The Barents region is sparsely populated with approximately 5.3 million inhabitants living within its geographical territory, but it is nonetheless the most populous area in the Arctic. Each county has its own distinctive socio-economic and cultural features and each plays a specific role within the nation-state and the region as a whole. Due to the extreme climate and limited infrastructure, the population is largely concentrated to certain cities, as demonstrated below.
The two largest cities are Arkhangelsk and Murmansk in Russia, with 356 000 and 307 000 inhabitants respectively. The largest Nordic city in the region is Oulu, Finland, with 144 000 inhabitants, followed by Umeå, Sweden, with a population of 114 000.
The region is the home for several indigenous peoples comprising about 7 000 Nenets in the Nenets Autonomous Okrug, 85 000 Sami people living in Norway, Sweden, Finland and Russia, and 6 000 Vepsians living in the Republic of Karelia. They have lived in this region for centuries and are the main indigenous groups present here.
Despite the interregional variety, the Barents population shares the experiences of remoteness, close connection to nature, polar nights, northern lights and midnight sun, which are unique to the northern region. They are also exposed to the conflict between environmental values and economic development to a larger extent than other parts of Europe, since the exploitation of the region’s vast nature resources could have a negative impact on the vulnerable nature in the region. These characteristics impose both challenges and possibilities for cooperation. At the same time, the regional cultural differences, rooted in history, nationality and languages, limits the extent of a common Barents identity.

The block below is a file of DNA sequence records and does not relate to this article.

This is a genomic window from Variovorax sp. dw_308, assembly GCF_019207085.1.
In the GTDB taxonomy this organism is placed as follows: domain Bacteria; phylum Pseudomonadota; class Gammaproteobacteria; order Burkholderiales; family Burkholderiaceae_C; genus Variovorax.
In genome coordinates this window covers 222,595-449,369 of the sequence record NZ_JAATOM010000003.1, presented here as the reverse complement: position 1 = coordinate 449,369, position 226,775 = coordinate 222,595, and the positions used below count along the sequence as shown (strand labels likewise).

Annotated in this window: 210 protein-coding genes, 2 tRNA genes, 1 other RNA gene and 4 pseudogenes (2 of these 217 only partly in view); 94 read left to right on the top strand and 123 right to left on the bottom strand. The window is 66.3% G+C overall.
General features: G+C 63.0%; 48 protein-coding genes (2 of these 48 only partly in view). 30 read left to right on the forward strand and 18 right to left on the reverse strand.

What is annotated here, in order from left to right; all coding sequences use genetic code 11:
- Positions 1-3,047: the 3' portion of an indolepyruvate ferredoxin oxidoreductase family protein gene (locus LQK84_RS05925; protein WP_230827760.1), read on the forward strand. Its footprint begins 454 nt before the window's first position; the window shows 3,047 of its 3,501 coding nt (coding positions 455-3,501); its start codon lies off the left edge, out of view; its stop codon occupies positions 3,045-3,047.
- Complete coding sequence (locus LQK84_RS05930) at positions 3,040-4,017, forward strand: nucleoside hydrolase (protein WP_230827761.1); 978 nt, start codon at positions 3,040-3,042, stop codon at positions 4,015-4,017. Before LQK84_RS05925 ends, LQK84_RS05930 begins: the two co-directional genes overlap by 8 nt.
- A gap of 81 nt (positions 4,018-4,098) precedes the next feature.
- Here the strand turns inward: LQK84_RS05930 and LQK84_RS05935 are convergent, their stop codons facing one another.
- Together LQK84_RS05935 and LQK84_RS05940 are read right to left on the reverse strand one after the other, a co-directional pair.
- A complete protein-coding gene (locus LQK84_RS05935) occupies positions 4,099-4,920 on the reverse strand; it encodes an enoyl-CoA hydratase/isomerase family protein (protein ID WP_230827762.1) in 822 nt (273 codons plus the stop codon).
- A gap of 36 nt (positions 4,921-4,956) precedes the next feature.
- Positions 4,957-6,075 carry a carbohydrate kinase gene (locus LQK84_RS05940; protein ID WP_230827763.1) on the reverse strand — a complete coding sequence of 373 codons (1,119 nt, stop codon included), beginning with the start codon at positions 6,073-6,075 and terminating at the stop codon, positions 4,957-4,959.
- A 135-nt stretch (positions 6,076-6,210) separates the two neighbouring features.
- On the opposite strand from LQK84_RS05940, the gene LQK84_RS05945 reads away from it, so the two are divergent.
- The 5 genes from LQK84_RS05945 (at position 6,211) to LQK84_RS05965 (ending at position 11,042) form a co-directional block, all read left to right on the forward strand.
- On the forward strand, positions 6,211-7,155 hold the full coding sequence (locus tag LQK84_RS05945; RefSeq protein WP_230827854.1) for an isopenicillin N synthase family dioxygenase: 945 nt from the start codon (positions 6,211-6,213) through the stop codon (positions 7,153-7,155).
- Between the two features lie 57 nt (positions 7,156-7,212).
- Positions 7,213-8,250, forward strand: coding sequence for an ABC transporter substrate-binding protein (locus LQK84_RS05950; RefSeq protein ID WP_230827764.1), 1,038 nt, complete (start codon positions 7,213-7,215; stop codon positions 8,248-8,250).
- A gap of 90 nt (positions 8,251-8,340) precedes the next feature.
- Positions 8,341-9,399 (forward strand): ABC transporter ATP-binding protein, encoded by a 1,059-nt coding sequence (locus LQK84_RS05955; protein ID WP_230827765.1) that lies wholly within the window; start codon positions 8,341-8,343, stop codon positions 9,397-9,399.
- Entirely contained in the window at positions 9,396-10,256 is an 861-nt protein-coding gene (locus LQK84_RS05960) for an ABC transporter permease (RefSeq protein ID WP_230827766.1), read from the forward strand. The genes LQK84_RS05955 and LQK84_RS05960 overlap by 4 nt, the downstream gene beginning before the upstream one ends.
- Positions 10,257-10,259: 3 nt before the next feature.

There is an overall goal in the Barents region to secure the rights of indigenous peoples as well as ensuring general welfare and attract people to the region in order to enhance the regional cooperation. The Barents Euro-Arctic Council has established several working groups contributing to this development.
Cultural preservation and cultural exchange are fundamental prerequisites for enhancing the Barents Cooperation and is therefore of high importance to the BEAC. Cultural activities contribute to cooperation by promoting the region as a whole, which consequently serves as an important tool to attract investment, create workplaces and thereby enhance peoples’ welfare. Furthermore, cultural exchange across national borders creates an understanding, tolerance and proximity between the people in the Barents region, which strengthens the prospect for further cooperation also on higher political level.
Read more about the cultural cooperation in the region.